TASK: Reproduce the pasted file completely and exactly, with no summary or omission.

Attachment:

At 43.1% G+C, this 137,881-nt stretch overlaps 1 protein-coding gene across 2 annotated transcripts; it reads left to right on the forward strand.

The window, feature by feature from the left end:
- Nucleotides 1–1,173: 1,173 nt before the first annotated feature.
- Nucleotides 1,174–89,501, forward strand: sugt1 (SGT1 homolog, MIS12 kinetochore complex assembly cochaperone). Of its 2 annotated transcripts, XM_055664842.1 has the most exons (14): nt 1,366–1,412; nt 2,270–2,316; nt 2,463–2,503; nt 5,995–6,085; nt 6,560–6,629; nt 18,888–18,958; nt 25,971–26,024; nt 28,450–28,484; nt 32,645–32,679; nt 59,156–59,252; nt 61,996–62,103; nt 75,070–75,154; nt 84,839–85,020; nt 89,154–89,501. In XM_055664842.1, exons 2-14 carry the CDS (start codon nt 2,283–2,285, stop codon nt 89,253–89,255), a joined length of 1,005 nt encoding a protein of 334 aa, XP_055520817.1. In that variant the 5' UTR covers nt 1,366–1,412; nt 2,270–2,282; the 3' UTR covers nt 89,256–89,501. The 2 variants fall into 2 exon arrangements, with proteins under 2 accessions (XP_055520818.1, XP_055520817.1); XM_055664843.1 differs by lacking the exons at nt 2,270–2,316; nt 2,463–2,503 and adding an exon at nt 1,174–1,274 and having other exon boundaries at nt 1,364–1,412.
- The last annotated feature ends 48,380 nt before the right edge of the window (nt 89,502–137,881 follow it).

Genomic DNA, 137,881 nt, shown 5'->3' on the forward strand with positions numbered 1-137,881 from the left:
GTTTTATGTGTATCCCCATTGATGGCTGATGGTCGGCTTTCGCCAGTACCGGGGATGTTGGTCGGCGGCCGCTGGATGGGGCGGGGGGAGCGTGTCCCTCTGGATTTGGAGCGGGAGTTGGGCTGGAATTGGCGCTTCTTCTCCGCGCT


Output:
At 43.1% G+C, this 137,881-nt stretch overlaps 1 protein-coding gene across 2 annotated transcripts; it reads left to right on the forward strand.

The window, feature by feature from the left end:
- Nucleotides 1–1,173: 1,173 nt before the first annotated feature.
- Nucleotides 1,174–89,501, forward strand: sugt1 (SGT1 homolog, MIS12 kinetochore complex assembly cochaperone). Of its 2 annotated transcripts, XM_055664842.1 has the most exons (14): nt 1,366–1,412; nt 2,270–2,316; nt 2,463–2,503; nt 5,995–6,085; nt 6,560–6,629; nt 18,888–18,958; nt 25,971–26,024; nt 28,450–28,484; nt 32,645–32,679; nt 59,156–59,252; nt 61,996–62,103; nt 75,070–75,154; nt 84,839–85,020; nt 89,154–89,501. In XM_055664842.1, exons 2-14 carry the CDS (start codon nt 2,283–2,285, stop codon nt 89,253–89,255), a joined length of 1,005 nt encoding a protein of 334 aa, XP_055520817.1. In that variant the 5' UTR covers nt 1,366–1,412; nt 2,270–2,282; the 3' UTR covers nt 89,256–89,501. The 2 variants fall into 2 exon arrangements, with proteins under 2 accessions (XP_055520818.1, XP_055520817.1); XM_055664843.1 differs by lacking the exons at nt 2,270–2,316; nt 2,463–2,503 and adding an exon at nt 1,174–1,274 and having other exon boundaries at nt 1,364–1,412.
- The last annotated feature ends 48,380 nt before the right edge of the window (nt 89,502–137,881 follow it).

Genomic DNA, 137,881 nt, shown 5'->3' on the forward strand with positions numbered 1-137,881 from the left:
GTTTTATGTGTATCCCCATTGATGGCTGATGGTCGGCTTTCGCCAGTACCGGGGATGTTGGTCGGCGGCCGCTGGATGGGGCGGGGGGAGCGTGTCCCTCTGGATTTGGAGCGGGAGTTGGGCTGGAATTGGCGCTTCTTCTCCGCGCT